I was thrilled to finally get my new machine back home late last week!
Another lesson I received at my sewing tutorial was the value of good thread, or rather, a scolding for using cheap thread!
I had Coats & Clark, Dual Duty thread, in my machine. The instructor taught me that was probably the reason my machine was making a clacking noise and that the repairman would probably scold if he saw that thread.
As an easy guideline: Don't buy the cheapest thread at the store unless they only carry Gutermann-type quality threads. My drawer is full of Coats & Clark which, it turns out, is made with a mix of cotton and polyester. Ahem. The polyester in it stretches and stresses your sewing machine. If you try to break the thread or just try to pull it between your hands, you will easily see it stretch.
The top thread especially is under tremendous pressure because of the stretch, and you will get better results and keep your machine in better shape if you spend a little extra on higher quality, all-cotton threads.
I had that graphically illustrated to me this weekend.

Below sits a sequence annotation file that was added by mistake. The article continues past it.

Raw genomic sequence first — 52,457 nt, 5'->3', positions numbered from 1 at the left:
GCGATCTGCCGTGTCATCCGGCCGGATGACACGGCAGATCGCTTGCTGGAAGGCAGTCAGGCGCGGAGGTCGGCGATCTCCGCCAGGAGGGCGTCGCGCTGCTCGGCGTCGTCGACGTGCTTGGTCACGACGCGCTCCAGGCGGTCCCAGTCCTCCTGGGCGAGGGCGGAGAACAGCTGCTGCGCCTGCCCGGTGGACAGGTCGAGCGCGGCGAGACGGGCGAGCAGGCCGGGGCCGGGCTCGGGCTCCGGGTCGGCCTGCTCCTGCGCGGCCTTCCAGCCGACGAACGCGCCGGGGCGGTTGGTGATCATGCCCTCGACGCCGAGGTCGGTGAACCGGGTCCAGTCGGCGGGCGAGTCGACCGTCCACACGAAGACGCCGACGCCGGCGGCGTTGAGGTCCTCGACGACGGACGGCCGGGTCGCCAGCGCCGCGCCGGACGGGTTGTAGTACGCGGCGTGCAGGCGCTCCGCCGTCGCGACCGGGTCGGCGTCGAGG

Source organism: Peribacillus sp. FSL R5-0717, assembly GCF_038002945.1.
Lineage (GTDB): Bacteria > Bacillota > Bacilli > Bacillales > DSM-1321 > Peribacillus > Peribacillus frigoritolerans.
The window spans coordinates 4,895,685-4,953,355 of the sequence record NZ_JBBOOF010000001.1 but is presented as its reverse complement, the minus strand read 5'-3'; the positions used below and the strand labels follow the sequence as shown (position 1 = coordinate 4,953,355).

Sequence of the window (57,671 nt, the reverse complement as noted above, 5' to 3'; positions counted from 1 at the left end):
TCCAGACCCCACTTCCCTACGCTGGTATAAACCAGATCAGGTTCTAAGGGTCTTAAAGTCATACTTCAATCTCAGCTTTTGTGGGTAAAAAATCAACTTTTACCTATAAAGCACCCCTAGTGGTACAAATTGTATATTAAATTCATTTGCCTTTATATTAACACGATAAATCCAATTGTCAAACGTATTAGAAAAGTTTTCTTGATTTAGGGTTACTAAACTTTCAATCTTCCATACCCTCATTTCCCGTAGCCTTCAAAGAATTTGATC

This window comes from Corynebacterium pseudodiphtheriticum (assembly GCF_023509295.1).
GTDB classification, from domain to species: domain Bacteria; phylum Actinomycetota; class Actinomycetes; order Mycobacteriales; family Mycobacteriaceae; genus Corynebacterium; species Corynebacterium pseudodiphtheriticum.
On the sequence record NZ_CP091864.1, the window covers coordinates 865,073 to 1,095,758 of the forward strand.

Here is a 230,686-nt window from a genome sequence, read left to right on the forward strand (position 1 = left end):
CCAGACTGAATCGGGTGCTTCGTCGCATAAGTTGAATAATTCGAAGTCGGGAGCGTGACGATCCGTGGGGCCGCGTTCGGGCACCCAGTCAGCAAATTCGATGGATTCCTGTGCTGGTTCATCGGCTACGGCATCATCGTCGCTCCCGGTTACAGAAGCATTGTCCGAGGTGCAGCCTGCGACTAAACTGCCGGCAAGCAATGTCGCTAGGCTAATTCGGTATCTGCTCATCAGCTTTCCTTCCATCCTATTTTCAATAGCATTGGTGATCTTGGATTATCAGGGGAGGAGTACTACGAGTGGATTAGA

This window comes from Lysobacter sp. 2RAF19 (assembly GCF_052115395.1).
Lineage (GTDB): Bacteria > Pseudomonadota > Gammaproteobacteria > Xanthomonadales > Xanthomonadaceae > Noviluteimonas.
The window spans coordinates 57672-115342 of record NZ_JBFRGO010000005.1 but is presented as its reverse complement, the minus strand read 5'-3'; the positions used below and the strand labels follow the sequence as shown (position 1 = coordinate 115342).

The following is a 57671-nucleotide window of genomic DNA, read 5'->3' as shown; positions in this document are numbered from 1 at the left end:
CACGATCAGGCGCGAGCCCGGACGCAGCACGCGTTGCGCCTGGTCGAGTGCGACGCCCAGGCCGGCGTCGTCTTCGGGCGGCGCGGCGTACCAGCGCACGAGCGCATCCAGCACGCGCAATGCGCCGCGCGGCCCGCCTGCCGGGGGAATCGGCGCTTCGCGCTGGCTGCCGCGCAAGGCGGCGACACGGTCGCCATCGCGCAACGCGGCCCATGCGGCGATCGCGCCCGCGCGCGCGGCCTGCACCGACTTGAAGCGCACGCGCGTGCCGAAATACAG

I decided to make a Valentine's Day pillowcase with an appliquéd heart for my son in California. And I wanted to make it RIGHT NOW while watching Minions with my family. I cut 25 2 1/2" squares to piece into a heart. I placed them in 3 rows of 6, 1 row of 5, and one row of 3 and cut a paper heart pattern to fit that.
Unfortunately I realized that I didn't have a contrasting thread to appliqué the heart unless I drew from my Coats & Clark stash (where I found a perfect color.) Before reaching the halfway point around the heart, my Janome began making the clacking sound again. Ugh. I finished the border stitching but selected off-white Gutermann thread to quilt the heart--not what I had initially planned to use but among the three colors I had available.
I also learned that those who have been freehand quilting for awhile make it look much, much easier than it actually is (so don't look too closely at it!)